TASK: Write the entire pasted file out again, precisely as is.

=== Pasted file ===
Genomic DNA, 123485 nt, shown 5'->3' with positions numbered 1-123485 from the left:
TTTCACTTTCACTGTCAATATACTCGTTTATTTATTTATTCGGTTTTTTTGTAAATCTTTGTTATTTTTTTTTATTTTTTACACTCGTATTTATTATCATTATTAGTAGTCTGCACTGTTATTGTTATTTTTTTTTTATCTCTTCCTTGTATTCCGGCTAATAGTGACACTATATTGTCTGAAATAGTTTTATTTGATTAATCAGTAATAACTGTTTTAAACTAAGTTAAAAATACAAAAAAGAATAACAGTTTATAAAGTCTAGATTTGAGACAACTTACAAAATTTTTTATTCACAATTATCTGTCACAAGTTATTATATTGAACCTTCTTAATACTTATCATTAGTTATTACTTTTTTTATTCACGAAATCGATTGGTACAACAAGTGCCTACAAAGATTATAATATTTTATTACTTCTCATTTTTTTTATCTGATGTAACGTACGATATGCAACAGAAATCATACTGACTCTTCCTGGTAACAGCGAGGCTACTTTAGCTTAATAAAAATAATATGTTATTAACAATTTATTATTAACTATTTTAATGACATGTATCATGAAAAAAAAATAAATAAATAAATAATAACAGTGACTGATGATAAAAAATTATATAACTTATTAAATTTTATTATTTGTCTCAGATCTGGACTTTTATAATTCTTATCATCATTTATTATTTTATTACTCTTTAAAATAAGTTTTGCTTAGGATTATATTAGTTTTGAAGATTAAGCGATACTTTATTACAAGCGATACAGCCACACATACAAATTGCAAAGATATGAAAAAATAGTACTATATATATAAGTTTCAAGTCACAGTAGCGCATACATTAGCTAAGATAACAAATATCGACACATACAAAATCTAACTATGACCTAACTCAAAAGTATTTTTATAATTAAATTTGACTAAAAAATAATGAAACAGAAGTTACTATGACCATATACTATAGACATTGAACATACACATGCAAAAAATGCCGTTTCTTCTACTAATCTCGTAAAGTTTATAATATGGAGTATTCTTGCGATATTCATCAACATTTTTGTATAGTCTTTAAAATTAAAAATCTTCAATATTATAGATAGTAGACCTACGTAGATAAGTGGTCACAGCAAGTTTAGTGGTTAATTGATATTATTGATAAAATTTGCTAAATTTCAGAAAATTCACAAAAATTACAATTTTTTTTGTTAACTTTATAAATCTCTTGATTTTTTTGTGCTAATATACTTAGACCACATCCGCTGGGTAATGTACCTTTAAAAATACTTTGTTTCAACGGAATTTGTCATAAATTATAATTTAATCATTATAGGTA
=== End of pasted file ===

Genomic DNA, 123485 nt, shown 5'->3' with positions numbered 1-123485 from the left:
TTTCACTTTCACTGTCAATATACTCGTTTATTTATTTATTCGGTTTTTTTGTAAATCTTTGTTATTTTTTTTTATTTTTTACACTCGTATTTATTATCATTATTAGTAGTCTGCACTGTTATTGTTATTTTTTTTTTATCTCTTCCTTGTATTCCGGCTAATAGTGACACTATATTGTCTGAAATAGTTTTATTTGATTAATCAGTAATAACTGTTTTAAACTAAGTTAAAAATACAAAAAAGAATAACAGTTTATAAAGTCTAGATTTGAGACAACTTACAAAATTTTTTATTCACAATTATCTGTCACAAGTTATTATATTGAACCTTCTTAATACTTATCATTAGTTATTACTTTTTTTATTCACGAAATCGATTGGTACAACAAGTGCCTACAAAGATTATAATATTTTATTACTTCTCATTTTTTTTATCTGATGTAACGTACGATATGCAACAGAAATCATACTGACTCTTCCTGGTAACAGCGAGGCTACTTTAGCTTAATAAAAATAATATGTTATTAACAATTTATTATTAACTATTTTAATGACATGTATCATGAAAAAAAAATAAATAAATAAATAATAACAGTGACTGATGATAAAAAATTATATAACTTATTAAATTTTATTATTTGTCTCAGATCTGGACTTTTATAATTCTTATCATCATTTATTATTTTATTACTCTTTAAAATAAGTTTTGCTTAGGATTATATTAGTTTTGAAGATTAAGCGATACTTTATTACAAGCGATACAGCCACACATACAAATTGCAAAGATATGAAAAAATAGTACTATATATATAAGTTTCAAGTCACAGTAGCGCATACATTAGCTAAGATAACAAATATCGACACATACAAAATCTAACTATGACCTAACTCAAAAGTATTTTTATAATTAAATTTGACTAAAAAATAATGAAACAGAAGTTACTATGACCATATACTATAGACATTGAACATACACATGCAAAAAATGCCGTTTCTTCTACTAATCTCGTAAAGTTTATAATATGGAGTATTCTTGCGATATTCATCAACATTTTTGTATAGTCTTTAAAATTAAAAATCTTCAATATTATAGATAGTAGACCTACGTAGATAAGTGGTCACAGCAAGTTTAGTGGTTAATTGATATTATTGATAAAATTTGCTAAATTTCAGAAAATTCACAAAAATTACAATTTTTTTTGTTAACTTTATAAATCTCTTGATTTTTTTGTGCTAATATACTTAGACCACATCCGCTGGGTAATGTACCTTTAAAAATACTTTGTTTCAACGGAATTTGTCATAAATTATAATTTAATCATTATAGGTA